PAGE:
US4393517A (en) * 1980-09-30 1983-07-12 The United States Of America As Represented By The Secretary Of The Army Pulse code modulation of laser pulse tail
US4559445A (en) * 1983-10-04 1985-12-17 The United States Of America As Represented By The Secretary Of The Air Force Wide angle optical transmitter/receiver

Cited By (23)

* Cited by examiner, † Cited by third party
Publication number Priority date Publication date Assignee Title
US4992655A (en) * 1989-11-02 1991-02-12 Printware, Inc. Self-resonant galvanometer scanning system with evacuated chamber
US5221956A (en) * 1991-08-14 1993-06-22 Kustom Signals, Inc. Lidar device with combined optical sight
US5291263A (en) * 1992-03-18 1994-03-01 Korea Advanced Institute Of Science And Technology Laser range finder using a nonlinear crystal
WO2003021291A1 (en) * 2001-09-04 2003-03-13 Rosemount Aerospace, Inc. Wide field scanning laser obstacle awareness system
US6650407B2 (en) 2001-09-04 2003-11-18 Rosemount Aerospace Inc. Wide field scanning laser obstacle awareness system
EP1626292A3 (en) * 2001-09-04 2006-04-05 Rosemount Aerospace Inc. Wide field scanning laser obstacle awareness system
EP1626292A2 (en) * 2001-09-04 2006-02-15 Rosemount Aerospace Inc. Wide field scanning laser obstacle awareness system
US20040057121A1 (en) * 2002-06-17 2004-03-25 International Technologies (Lasers) Ltd. Auxiliary optical unit attachable to optical devices, particularly telescopic gun sights
US6819495B2 (en) 2002-06-17 2004-11-16 International Technologies (Lasers) Ltd. Auxiliary optical unit attachable to optical devices, particularly telescopic gun sights
US7916898B2 (en) 2003-09-15 2011-03-29 Deere & Company Method and system for identifying an edge of a crop
US7206063B2 (en) 2003-09-15 2007-04-17 Deere & Company Optical range finder with directed attention
US20050088643A1 (en) * 2003-09-15 2005-04-28 Anderson Noel W. Method and system for identifying an edge of a crop
US20050057741A1 (en) * 2003-09-15 2005-03-17 Deere & Company, A Delaware Corporation Optical range finder with directed attention
US6839127B1 (en) 2003-09-15 2005-01-04 Deere & Company Optical range finder having a micro-mirror array
US7064810B2 (en) 2003-09-15 2006-06-20 Deere & Company Optical range finder with directed attention
US20060176468A1 (en) * 2003-09-15 2006-08-10 Anderson Noel W Optical range finder with directed attention
US20050242306A1 (en) * 2004-04-29 2005-11-03 Sirota J M System and method for traffic monitoring, speed determination, and traffic light violation detection and recording
US7616293B2 (en) 2004-04-29 2009-11-10 Sigma Space Corporation System and method for traffic monitoring, speed determination, and traffic light violation detection and recording
US20050285738A1 (en) * 2004-06-28 2005-12-29 Antonios Seas Compact single lens laser system for object/vehicle presence and speed determination
US7323987B2 (en) * 2004-06-28 2008-01-29 Sigma Space Corporation Compact single lens laser system for object/vehicle presence and speed determination
US20100020307A1 (en) * 2008-07-23 2010-01-28 Joseph Marshall Kunick Insertion of laser path in multiple field of view reflective telescope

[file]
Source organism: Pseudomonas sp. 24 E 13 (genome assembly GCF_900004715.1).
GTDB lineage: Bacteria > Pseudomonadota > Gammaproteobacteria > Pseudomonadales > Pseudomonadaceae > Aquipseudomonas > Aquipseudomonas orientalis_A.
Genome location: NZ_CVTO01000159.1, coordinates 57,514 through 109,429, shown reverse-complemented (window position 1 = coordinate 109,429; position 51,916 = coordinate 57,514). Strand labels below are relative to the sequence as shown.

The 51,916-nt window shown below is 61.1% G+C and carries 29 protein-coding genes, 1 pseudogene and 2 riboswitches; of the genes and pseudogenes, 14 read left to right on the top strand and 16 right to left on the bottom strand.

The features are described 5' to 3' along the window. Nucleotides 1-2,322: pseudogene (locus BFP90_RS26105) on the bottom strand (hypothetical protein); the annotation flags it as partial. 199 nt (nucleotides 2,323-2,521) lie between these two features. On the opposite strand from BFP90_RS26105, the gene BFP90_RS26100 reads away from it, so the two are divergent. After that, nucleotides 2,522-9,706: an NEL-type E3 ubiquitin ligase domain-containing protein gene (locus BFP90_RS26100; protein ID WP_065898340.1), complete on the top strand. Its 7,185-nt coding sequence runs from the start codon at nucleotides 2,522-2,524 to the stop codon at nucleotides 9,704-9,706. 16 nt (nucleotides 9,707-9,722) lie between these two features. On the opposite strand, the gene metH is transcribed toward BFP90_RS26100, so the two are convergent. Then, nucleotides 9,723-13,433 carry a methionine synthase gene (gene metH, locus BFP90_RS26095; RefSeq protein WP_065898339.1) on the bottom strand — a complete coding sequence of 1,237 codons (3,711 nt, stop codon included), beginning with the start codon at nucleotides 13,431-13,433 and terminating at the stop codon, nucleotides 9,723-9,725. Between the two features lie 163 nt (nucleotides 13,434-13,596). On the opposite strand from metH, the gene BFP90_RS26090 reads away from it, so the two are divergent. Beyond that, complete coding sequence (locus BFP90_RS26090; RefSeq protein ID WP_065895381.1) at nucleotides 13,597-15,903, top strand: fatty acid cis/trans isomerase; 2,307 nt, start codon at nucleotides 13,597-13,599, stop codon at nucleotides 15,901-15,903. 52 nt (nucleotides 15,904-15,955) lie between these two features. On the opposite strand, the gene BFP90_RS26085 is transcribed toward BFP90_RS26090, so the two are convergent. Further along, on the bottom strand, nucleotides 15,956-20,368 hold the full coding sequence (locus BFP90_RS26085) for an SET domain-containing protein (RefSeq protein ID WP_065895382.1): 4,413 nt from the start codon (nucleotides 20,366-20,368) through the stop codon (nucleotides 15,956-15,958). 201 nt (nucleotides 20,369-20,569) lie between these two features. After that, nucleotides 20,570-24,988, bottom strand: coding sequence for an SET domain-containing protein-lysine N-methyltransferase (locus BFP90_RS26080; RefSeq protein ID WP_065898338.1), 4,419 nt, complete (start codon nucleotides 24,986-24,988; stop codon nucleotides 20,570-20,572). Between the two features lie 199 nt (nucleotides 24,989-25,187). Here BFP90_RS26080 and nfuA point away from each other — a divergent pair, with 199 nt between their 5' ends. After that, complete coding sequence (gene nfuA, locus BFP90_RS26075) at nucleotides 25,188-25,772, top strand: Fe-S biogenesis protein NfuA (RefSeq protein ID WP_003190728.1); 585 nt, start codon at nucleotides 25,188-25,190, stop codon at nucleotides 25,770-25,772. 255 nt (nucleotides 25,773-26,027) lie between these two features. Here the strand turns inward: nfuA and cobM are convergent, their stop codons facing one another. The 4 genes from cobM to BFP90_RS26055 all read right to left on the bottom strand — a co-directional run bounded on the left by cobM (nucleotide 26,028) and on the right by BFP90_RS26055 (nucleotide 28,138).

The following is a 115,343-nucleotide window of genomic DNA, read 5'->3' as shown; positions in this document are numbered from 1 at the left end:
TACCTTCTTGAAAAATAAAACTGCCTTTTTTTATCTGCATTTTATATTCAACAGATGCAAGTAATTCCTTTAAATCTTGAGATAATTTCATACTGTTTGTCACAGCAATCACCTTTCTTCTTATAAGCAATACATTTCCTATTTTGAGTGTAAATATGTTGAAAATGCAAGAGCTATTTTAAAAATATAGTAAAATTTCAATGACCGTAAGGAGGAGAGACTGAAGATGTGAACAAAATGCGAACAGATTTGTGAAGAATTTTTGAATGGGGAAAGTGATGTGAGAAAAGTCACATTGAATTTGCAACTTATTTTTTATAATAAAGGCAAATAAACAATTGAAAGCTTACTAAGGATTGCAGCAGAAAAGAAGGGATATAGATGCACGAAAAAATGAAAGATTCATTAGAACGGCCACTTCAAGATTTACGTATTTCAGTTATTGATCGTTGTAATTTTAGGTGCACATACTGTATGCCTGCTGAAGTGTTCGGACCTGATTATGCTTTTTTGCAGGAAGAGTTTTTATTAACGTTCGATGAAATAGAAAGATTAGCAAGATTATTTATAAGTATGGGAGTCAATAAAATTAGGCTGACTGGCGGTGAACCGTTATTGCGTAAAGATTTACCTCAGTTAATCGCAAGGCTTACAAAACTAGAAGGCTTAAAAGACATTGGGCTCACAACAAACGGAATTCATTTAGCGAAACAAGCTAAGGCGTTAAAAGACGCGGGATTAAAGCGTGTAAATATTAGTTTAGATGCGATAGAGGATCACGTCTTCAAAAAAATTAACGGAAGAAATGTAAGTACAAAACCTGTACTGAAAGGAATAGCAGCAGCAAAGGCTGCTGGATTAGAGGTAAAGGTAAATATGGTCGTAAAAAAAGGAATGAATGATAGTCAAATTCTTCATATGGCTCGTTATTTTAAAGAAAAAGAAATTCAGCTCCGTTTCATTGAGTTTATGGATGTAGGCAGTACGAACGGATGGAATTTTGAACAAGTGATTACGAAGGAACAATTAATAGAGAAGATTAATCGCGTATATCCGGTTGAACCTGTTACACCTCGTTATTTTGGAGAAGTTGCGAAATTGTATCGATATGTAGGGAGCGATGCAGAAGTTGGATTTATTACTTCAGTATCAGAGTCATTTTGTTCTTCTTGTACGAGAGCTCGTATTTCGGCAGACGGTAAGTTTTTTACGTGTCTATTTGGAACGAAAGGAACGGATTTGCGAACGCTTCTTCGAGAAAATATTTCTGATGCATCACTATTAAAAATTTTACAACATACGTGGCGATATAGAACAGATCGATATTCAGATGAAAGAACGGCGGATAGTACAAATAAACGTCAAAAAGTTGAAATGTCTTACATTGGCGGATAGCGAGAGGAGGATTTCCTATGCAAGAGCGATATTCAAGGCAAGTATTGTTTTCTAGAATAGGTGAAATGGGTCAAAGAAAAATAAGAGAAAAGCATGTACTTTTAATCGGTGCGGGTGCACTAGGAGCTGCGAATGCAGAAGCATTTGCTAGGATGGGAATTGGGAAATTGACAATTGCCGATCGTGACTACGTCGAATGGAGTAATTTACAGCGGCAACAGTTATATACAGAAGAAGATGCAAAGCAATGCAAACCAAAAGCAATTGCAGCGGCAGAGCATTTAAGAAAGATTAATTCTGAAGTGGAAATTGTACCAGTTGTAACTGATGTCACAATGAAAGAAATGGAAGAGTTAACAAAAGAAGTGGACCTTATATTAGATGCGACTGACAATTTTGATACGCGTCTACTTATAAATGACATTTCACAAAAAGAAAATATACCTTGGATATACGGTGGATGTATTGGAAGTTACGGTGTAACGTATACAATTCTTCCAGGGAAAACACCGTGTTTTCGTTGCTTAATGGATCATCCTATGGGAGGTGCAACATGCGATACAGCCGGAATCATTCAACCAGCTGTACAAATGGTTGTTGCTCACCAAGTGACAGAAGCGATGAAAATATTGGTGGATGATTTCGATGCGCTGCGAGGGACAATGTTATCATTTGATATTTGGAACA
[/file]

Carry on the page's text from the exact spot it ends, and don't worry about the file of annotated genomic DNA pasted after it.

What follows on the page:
US8154712B2 (en) * 2008-07-23 2012-04-10 Corning Incorporated Insertion of laser path in multiple field of view reflective telescope
US9068798B2 (en) * 2010-07-19 2015-06-30 Cubic Corporation Integrated multifunction scope for optical combat identification and other uses

Also Published As

Publication number Publication date Type
DE8518594U1 (en) 1985-11-28 grant

Similar Documents

Publication Publication Date Title
US3464770A (en) Combined sighting mechanism and laser range finder
US6603134B1 (en) Optical detection system
US4508422A (en) Optical scanning system
US5251003A (en) Device for monitoring of alignment of two optical paths and laser designation system equipped with such a monitoring device
US5796474A (en) Projectile tracking system
US4269512A (en) Electro-optical position-monitoring apparatus with tracking detector
US4038547A (en) Tracking and sighting instrument
US6355907B1 (en) Optical device for boring using a laser beam
US4684796A (en) Common optical aperture laser separator for reciprocal path optical
US4823402A (en) Agile optical beam steering system
US5220450A (en) Scanning optical system capable of automatic focusing
US5009502A (en) System of holographic optical elements for testing laser range finders
US3696248A (en) Laser tracking method and apparatus
US5345304A (en) Integrated LADAR/FLIR sensor
US4653880A (en) Reflective beam splitting objective
US5808732A (en) System for referencing a direction of an output beam
US6583862B1 (en) Combined telescope and telemeter device
US3781111A (en) Short range laser obstacle detector
US4737106A (en) Weapon training systems
US4902128A (en) Apparatus for harmonizing a plurality of optical/optronic axis of sighting apparatus to a common axis
US5815251A (en) Device for distance measurement
US7064817B1 (en) Method to determine and adjust the alignment of the transmitter and receiver fields of view of a LIDAR system
US5109459A (en) Fiber optic scanner
US3963347A (en) Erbium laser ceilometer
US4024392A (en) Gimballed active optical system

Legal Events

Date Code Title Description
AS Assignment

Owner name: CARL-ZEISS-STIFTUNG, HEIDENHEIM/BRENZ, 7082 OBERKO

Free format text: ASSIGNMENT OF ASSIGNORS INTEREST.;ASSIGNOR:KUHNE, CHRISTOPH;REEL/FRAME:004444/0338

Effective date: 19850802

CC Certificate of correction
REMI Maintenance fee reminder mailed
LAPS Lapse for failure to pay maintenance fees
FP Expired due to failure to pay maintenance fee

Effective date: 19910825